CDT is a member of Community Oversight of Surveillance D.C., an effort to require transparency, meaningful public input, and D.C. Council approval for all government uses of surveillance technology. This is our local work to implement the recommendations of the national ‘Community Control Over Police Surveillance’ campaign.
This week the City Council is debating an emergency police reform bill. We joined several members of the COS-DC coalition in urging Councilmembers to support two amendments to the bill that would temporarily prohibit the DC government from using IMSI-catchers or biometric surveillance, including facial recognition technology. In the hands of law enforcement, these technologies pose a significant threat to the civil rights and civil liberties of all District residents.
Read more from the statement below, and here.
Dear D.C. Councilmembers:
The undersigned civil rights and civil liberties organizations, grassroots advocacy groups, and other local stakeholders write in support of the amendments offered by Councilmember David Grosso that would prohibit D.C. law enforcement’s use of two dangerous surveillance technologies: facial recognition technology and IMSI-catchers (also commonly known as cell site simulators or Stingrays).
In the hands of law enforcement, these technologies pose a significant threat to the civil rights and civil liberties of all District residents. Reports demonstrate that in other jurisdictions, police have used these tools to facilitate the mass surveillance of protestors who have taken to the streets to exercise their First Amendment right to demand accountability and justice for systemic racism and police brutality.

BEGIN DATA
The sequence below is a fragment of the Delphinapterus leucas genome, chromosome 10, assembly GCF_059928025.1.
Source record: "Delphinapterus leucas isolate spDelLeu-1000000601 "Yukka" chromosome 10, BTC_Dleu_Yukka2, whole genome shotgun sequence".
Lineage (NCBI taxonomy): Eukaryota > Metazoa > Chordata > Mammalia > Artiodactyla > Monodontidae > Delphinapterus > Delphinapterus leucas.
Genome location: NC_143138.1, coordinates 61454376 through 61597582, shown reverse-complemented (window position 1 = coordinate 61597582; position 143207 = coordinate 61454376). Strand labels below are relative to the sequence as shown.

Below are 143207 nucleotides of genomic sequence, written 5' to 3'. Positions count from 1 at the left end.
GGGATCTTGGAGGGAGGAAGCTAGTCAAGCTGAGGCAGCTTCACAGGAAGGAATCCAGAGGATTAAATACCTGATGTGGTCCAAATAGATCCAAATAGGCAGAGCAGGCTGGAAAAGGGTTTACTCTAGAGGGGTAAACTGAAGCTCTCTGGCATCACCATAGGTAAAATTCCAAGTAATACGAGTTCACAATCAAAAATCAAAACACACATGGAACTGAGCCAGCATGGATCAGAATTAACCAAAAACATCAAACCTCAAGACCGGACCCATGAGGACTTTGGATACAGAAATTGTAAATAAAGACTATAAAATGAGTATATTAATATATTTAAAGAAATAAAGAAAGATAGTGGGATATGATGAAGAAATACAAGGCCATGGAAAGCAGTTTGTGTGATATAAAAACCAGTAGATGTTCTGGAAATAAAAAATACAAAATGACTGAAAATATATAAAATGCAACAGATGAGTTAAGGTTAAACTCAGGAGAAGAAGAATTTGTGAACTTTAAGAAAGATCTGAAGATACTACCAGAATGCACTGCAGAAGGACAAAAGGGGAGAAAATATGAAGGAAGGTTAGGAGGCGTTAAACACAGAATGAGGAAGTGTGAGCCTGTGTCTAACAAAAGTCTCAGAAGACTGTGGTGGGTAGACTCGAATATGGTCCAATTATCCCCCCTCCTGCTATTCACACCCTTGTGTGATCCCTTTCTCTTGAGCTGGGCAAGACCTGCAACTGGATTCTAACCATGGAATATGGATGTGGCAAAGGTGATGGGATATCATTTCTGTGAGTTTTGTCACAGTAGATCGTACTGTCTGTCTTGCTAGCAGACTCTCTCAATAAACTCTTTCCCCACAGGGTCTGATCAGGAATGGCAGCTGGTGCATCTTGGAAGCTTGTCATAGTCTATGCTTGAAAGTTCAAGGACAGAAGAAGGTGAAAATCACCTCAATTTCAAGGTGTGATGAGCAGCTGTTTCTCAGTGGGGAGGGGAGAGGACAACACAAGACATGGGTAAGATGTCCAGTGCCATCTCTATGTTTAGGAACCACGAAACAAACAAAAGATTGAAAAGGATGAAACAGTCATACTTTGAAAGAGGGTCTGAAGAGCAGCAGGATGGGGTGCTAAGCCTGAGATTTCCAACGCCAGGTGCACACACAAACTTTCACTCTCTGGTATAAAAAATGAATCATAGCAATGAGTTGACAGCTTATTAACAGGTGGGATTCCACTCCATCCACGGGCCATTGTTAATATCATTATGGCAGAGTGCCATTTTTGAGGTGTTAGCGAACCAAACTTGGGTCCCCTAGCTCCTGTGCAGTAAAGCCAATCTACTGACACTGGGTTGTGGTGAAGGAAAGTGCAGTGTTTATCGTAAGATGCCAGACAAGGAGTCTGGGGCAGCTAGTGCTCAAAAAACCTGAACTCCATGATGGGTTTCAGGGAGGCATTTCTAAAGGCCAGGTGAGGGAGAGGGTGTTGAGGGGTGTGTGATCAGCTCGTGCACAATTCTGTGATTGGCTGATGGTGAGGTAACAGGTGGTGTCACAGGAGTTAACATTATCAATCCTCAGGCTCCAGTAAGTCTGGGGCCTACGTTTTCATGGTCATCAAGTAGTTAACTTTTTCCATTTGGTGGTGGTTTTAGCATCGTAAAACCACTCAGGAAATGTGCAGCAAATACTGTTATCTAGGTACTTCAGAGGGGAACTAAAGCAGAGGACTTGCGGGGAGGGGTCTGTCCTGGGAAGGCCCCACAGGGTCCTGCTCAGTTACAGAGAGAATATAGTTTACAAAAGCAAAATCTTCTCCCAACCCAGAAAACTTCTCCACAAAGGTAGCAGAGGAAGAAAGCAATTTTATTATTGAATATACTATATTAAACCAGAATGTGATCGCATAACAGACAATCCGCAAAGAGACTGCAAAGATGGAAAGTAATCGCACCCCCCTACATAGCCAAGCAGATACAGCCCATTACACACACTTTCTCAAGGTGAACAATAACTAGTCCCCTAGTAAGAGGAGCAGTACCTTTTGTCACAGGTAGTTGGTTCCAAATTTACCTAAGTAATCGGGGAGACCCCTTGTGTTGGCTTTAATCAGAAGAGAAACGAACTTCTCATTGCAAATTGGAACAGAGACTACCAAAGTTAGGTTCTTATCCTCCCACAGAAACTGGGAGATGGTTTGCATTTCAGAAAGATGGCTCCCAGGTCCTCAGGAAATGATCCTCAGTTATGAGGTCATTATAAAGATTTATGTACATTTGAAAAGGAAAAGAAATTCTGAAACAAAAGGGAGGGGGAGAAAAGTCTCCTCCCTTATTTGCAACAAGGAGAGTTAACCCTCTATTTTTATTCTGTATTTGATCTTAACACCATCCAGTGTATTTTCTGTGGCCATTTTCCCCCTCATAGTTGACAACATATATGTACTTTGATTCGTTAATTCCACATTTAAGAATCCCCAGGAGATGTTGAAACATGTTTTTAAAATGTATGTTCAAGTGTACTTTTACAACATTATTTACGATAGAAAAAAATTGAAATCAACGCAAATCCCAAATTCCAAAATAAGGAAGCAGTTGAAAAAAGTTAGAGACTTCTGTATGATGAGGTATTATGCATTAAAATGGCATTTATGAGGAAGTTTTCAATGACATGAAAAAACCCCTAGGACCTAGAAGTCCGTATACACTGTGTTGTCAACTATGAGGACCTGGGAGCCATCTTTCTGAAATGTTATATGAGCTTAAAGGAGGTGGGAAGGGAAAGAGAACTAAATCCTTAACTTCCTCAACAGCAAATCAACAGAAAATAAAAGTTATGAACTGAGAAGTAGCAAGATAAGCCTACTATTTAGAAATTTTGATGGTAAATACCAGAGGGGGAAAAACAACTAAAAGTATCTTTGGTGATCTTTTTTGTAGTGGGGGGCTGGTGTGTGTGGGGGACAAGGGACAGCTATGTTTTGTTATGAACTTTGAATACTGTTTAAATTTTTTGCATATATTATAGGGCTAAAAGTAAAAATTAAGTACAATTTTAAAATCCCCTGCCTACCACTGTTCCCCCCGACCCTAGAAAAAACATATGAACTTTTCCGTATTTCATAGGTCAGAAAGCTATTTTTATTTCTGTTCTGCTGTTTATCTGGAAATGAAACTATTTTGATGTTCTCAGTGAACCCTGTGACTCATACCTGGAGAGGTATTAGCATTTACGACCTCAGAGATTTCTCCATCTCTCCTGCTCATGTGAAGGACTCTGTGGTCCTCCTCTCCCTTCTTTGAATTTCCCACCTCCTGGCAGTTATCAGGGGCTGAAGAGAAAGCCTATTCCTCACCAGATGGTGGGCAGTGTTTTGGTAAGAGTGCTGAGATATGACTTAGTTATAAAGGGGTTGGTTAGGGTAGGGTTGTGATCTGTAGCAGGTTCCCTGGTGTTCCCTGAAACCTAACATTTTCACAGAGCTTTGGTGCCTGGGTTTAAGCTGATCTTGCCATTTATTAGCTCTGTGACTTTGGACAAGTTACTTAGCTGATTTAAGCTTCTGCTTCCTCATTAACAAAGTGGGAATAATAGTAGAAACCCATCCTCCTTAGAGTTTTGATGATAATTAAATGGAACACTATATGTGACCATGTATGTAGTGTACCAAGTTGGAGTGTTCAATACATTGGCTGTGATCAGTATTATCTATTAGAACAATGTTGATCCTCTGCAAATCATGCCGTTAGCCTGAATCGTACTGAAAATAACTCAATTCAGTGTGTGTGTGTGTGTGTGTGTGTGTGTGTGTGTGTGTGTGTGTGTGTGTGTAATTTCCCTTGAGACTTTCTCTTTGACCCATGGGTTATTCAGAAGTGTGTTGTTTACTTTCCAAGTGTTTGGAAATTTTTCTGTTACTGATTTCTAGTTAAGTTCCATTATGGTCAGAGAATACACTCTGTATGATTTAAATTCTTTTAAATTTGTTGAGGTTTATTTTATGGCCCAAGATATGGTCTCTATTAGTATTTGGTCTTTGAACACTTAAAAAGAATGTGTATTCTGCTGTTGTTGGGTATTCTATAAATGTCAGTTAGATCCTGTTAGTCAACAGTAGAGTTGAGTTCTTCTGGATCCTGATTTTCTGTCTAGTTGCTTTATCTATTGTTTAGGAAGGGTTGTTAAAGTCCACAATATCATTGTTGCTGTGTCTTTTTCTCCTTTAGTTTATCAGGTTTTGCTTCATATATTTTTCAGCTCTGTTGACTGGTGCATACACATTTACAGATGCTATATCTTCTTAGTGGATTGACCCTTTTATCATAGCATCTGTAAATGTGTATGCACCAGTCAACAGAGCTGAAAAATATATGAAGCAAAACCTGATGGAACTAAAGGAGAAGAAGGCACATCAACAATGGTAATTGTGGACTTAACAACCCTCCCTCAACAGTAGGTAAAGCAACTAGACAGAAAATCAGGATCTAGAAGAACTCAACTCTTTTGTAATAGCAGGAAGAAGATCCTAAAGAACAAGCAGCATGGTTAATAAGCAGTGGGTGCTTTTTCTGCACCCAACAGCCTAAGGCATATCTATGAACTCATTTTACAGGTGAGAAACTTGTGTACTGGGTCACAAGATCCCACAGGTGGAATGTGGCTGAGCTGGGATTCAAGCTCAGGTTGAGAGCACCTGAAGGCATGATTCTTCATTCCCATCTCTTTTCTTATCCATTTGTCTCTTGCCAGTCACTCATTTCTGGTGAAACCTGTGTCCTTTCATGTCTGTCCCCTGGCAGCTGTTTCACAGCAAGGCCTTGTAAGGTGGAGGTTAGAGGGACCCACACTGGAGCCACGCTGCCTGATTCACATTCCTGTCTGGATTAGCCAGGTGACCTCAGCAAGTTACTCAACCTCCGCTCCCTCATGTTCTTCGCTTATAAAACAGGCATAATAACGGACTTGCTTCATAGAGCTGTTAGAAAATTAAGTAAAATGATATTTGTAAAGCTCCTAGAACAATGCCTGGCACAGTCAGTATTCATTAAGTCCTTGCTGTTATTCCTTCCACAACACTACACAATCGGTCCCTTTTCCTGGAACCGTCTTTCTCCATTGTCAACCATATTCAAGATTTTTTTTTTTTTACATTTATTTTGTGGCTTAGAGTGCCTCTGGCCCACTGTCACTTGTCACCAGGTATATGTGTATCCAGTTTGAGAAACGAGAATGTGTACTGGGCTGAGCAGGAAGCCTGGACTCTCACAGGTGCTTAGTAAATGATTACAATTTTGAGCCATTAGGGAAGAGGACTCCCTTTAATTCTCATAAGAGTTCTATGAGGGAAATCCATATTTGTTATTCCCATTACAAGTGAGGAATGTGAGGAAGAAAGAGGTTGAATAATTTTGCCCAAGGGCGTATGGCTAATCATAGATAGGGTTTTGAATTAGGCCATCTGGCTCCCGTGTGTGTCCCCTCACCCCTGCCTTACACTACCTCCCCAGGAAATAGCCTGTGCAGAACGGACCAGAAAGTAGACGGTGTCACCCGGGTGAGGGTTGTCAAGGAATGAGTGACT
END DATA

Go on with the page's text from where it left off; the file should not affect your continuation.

These technologies are also often used to subject over-policed Black and Brown communities to invasive, indiscriminate surveillance in neighborhoods and even in schools, contributing to further policing of these communities. In regard to facial recognition technology, three major companies (Microsoft, Amazon, IBM) that develop and sell the technology have recently announced that they would halt sales to law enforcement, acknowledging its contribution to racial injustice.
We urge you to do as other major jurisdictions across the United States—including Boston and San Francisco—have done, and protect your residents from unchecked and unwarranted government surveillance by supporting these amendments.
ACLU of the District of Columbia
Center for Democracy & Technology
Jews United for Justice
Justice For Muslims Collective
Law 4 Black Lives DC
Lucy Parsons Labs
New America’s Open Technology Institute
Stop Police Terror Project DC
Washington Lawyers’ Committee for Civil Rights and Urban Affairs